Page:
Fake disabilities lead to real sympathy sales
Gary Simmons never thought he'd be asked to modify his disability for a job. Simmons does have a physical disability that comes with its own share of problems and obstacles. But the disability United Handicap Assembled Products asked him to fake was one of an entirely different nature-Down Syndrome.
"Me and my cousin were there and we were just shocked," said Gary Simmons.
Simmons originally applied for a job with United Handicap Assembled Products after seeing an ad in the newspaper for a telemarketer position. The company sells general office products, trash bags, pens and survival kits. Simmons had no problems with the position until they asked him to alter his voice. They told him using this altered voice would gain him more ‘sympathy sales,' said Simmons.
"They have like nine people in there and all of them were instructed to yell at the top of their lungs and sound in that Down Syndrome voice" said Gary Simmons.
People with no disability at all were also faking the voice, said Simmons. And to seal the deal a job coach would get on the line and thank the customer for making the day of someone like Simmons.
Simmons quit after his first day.
United Handicap Assembled Products claims to be a company employing handicap and disabled people, including disabled veterans, to assemble these office products. NEWS 9's investigation does not lend credibility to the telemarketing organization's structure or mission. And the owner of the company is also under suspicion from the law.
NEWS 9 got word about the fraudulent operation and sent in an undercover NEWS producer, fitted with a hidden camera, to investigate. The producer filled out an application, but the employee taking the producer's information tried to talk him out of the position.
"I'll be honest, they pretend to be more handicapped on the phone," admitted the employee. "A lot of them see that they can get more sales. It's just telemarketing...the more money you get...A lot of people act kind of retarded back there trying to get more sales."
A week later, NEWS 9's Consumer Watch went over to the company's headquarters in Oklahoma City, to speak with the owner Rocky Loving. Once there, NEWS 9's Amanda Taylor found there was not only no owner, but no telemarketing company either. The operation had picked up and moved out.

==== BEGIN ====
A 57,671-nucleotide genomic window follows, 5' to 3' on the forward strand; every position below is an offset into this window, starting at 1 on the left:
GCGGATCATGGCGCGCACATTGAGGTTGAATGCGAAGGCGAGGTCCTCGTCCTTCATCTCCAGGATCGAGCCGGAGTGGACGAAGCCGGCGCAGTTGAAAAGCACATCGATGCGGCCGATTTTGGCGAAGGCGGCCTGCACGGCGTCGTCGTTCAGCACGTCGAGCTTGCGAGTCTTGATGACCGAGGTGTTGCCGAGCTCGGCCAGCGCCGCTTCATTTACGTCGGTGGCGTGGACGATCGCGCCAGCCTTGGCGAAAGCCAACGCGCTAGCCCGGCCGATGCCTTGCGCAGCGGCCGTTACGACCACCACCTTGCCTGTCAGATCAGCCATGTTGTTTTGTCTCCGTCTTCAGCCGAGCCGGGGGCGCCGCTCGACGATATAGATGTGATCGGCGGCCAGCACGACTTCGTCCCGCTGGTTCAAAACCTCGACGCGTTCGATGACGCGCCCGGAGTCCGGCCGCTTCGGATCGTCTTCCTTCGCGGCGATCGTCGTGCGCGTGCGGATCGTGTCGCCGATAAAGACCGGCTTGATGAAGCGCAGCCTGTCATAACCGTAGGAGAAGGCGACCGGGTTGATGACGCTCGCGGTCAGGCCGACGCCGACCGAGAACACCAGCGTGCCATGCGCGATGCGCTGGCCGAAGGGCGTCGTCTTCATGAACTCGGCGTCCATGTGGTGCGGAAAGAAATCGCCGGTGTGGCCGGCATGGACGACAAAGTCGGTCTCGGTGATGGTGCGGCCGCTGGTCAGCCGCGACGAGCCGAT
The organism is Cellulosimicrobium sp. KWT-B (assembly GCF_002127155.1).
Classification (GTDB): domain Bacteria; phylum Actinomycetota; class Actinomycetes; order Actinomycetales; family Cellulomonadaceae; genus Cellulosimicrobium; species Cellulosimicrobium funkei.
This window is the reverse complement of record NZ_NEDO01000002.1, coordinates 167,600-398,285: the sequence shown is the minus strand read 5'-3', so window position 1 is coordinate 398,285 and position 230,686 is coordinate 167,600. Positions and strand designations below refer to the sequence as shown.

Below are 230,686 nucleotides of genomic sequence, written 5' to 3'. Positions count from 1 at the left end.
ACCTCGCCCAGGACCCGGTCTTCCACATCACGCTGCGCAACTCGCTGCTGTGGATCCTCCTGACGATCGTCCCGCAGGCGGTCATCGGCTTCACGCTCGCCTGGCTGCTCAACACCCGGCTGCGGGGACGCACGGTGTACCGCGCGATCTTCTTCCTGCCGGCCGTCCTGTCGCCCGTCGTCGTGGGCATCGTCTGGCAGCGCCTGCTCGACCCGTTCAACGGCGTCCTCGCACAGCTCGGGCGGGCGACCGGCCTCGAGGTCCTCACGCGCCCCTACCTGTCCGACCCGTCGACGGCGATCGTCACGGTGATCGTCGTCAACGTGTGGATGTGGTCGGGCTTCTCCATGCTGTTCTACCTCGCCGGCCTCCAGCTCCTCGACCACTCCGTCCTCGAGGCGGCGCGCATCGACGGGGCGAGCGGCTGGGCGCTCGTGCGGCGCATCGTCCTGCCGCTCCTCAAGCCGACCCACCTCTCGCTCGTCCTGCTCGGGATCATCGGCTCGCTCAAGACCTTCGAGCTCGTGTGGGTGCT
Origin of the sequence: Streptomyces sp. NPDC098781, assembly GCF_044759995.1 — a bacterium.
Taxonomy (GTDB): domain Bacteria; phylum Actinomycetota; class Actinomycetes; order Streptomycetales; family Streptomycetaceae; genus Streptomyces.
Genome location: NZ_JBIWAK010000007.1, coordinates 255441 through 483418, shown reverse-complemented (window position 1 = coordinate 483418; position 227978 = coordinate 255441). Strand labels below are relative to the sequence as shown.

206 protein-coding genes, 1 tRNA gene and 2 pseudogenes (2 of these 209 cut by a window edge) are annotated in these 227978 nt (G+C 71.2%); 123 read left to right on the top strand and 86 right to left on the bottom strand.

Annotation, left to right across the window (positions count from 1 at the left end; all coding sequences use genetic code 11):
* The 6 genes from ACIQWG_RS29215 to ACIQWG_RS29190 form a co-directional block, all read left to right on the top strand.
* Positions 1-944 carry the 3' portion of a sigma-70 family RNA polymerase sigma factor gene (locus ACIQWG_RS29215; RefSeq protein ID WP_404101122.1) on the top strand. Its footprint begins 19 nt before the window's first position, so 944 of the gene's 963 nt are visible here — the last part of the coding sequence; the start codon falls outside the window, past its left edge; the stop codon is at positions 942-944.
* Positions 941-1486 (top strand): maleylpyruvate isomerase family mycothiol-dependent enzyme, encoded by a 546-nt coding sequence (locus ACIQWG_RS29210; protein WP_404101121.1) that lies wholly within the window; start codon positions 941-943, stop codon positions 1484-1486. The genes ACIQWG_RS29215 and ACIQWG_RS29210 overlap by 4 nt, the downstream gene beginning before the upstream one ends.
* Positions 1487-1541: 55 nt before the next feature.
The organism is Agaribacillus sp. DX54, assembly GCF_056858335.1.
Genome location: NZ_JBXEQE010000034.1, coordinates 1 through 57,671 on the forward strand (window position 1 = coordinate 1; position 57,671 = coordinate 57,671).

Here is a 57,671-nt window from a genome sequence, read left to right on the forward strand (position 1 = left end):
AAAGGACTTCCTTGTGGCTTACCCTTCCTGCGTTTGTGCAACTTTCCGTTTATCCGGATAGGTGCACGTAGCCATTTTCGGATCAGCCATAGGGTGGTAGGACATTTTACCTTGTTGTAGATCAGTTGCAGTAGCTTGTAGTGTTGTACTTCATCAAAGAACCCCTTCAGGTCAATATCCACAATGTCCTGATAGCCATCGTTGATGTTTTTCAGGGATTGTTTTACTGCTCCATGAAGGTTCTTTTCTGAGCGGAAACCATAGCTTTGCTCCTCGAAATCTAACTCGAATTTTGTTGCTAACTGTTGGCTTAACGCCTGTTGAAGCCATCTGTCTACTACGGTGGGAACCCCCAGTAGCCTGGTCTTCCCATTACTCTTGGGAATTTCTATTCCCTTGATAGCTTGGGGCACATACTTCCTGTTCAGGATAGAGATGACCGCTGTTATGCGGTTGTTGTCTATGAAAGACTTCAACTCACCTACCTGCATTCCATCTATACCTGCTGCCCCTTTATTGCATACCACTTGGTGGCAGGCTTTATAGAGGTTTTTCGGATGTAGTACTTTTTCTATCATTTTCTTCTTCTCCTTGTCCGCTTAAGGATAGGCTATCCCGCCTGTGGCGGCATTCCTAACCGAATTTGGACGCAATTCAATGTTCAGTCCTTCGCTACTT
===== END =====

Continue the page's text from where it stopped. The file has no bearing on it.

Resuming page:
The consumer team did find a piece of paper left behind in the company's frantic move and the information was telling. The company had sold more than $46,000 of merchandise in just one week.
After tracking down the questionable company outside of Dallas in Carrollton, Texas, Taylor went to confront the owner of the company. The owner, however, refused to talk.
NEWS 9 did find some interesting information on Loving. Loving pled guilty to possession of methamphetamine in February of this year and is out on probation. The Oklahoma Department of Labor is investigating Loving regarding a worker's compensation case as well as owing an employee money. Rocky did deny any wrongdoing or knowledge of any deceit.
Steve Stokes, director of Oklahoma's Office of Disability Concerns, is disturbed over the alleged deceit and said consumers should beware if anyone tries to flaunt a disability just to make a sale.
"That should send up a red flag," said Steve Stokes. "[But] to act on someone's sympathy for money is reprehensible."
If there's something Amanda Taylor and the Consumer Watch team can help you with call 841-9921.
Originally Aired: 11-08-07